TALLAHASSEE — A month into Florida’s historic unemployment crisis, Gov. Ron DeSantis is replacing the man in charge of the state’s broken unemployment system.
In a stunning admission, DeSantis said during a Wednesday news conference that he still doesn’t have basic information about how many unemployment applications have been processed or how many people have been paid — data that his counterparts in other states have been touting regularly.
“I think that we need to know exactly how many claims are paid, not only on a daily basis, but on an hourly basis,” DeSantis said. “That’s just a change that needs to be done.”
The unemployment system is handled by the Department of Economic Opportunity, which DeSantis oversees. The department’s current executive director, Ken Lawson, will stay in his job, but oversight of the unemployment system will be handled by Department of Management Services Secretary Jonathan Satter.
“His mission is very simple: get assistance out as quickly as you can,” DeSantis said. “I hope that Jon can get in there, rattle the cage, and get it."
Satter was appointed as secretary of the Department of Management Services by DeSantis last year. In that role, he oversees a team of more than 1,000 employees and an $800 million budget, serving as the support agency for state government, state universities, counties, local municipalities, and independent taxing districts throughout Florida.
He’ll now also be responsible for the state’s response to millions of unemployment claims that have been and are expected to be filed in the coming weeks because of the economic meltdown caused by COVID-19.
Last month, Lawson took responsibility for the failure of Florida’s unemployment processing website, CONNECT, which continues to shut down, preventing jobless Floridians from getting weekly payments of up to $275.
But DeSantis on Wednesday expressed frustration that problems persist with getting even the most basic information about the state’s unemployment system.
Asked about how many outstanding claims there were, DeSantis said he didn’t know, adding that’s been the problem. He said he’s been asking for the information “every morning” and not receiving it.
“Every morning I should know how many claims have been paid," DeSantis said. "Right now it’s hard for me to even get those numbers, and that’s unacceptable.”
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The lack of such a simple data point is an indication that Florida is struggling mightily to process a stunning surge in coronavirus-related unemployment claims that started a month ago.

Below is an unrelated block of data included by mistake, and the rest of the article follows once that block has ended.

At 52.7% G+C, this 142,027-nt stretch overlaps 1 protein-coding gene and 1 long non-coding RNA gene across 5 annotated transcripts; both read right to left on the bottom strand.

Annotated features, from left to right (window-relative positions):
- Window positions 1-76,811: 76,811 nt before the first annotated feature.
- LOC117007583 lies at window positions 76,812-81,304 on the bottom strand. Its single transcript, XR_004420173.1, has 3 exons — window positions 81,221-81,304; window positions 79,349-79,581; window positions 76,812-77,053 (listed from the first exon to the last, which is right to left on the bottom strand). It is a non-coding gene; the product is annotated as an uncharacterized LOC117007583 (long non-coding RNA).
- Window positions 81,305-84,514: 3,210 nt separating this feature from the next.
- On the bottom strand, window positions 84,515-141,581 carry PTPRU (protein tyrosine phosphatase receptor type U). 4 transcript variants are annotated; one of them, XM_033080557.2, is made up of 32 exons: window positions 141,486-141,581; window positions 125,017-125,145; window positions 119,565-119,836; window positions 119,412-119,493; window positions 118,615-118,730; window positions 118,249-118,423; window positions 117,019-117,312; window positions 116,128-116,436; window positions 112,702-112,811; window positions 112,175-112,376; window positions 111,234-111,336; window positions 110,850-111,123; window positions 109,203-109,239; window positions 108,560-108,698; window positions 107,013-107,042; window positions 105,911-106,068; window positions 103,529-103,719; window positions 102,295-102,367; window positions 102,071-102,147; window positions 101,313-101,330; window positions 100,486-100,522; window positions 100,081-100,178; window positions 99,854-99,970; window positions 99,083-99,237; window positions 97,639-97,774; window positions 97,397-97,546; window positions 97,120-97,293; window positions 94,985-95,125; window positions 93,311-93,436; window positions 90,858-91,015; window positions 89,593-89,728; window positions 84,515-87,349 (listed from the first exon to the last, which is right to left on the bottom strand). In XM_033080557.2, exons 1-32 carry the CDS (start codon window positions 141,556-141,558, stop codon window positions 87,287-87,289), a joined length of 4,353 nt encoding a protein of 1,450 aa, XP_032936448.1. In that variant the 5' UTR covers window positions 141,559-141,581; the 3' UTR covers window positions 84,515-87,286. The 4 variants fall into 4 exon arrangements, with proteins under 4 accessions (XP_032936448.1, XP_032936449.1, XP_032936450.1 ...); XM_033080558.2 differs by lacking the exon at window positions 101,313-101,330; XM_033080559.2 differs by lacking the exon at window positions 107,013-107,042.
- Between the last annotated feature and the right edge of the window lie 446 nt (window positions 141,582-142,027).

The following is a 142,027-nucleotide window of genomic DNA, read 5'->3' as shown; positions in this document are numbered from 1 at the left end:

Like many states, Florida’s system couldn’t keep up with the number of people trying to file for unemployment, causing the state to resort to paper applications. One potential culprit: the system’s backup wasn’t connected, something that wasn’t discovered until weeks into the fiasco.
But filing for unemployment largely seems to be fixed. The next critical step is processing those claims, which is required to determine whether people are eligible for unemployment.
Many states have been able to say how many claims they have processed and how many people have been paid. Neighboring Georgia has processed 644,000 claims, according to Reuters. California says it’s processed more than 2 million so far.
Even New Jersey, whose unemployment system is operating on a computer language so old that their governor has begged anyone for help, claims to know how many applications have been processed: 166,000, or 60 percent.
Last week, Lawson said the state had a backlog of more than 560,000 claims, and the department was hoping to process 80,000 of them — an indication that Floridians could be waiting many more weeks for unemployment checks. The department has not answered multiple requests from the Times/Herald about whether the state met that goal last week.
The backlog now is likely well over 1 million claims. DeSantis said Wednesday that more than 500,000 claims have been filed through a new online portal launched late last week. Tens of thousands more applications have been sent through the mail through a free partnership with FedEx, he said.
Prior to his appointment as secretary, Satter spent 28 years in the banking, commercial real estate and logistics industries, his website bio states. Satter received a bachelor of arts degree from Rollins College and a Master of Business Administration degree from Nova University.
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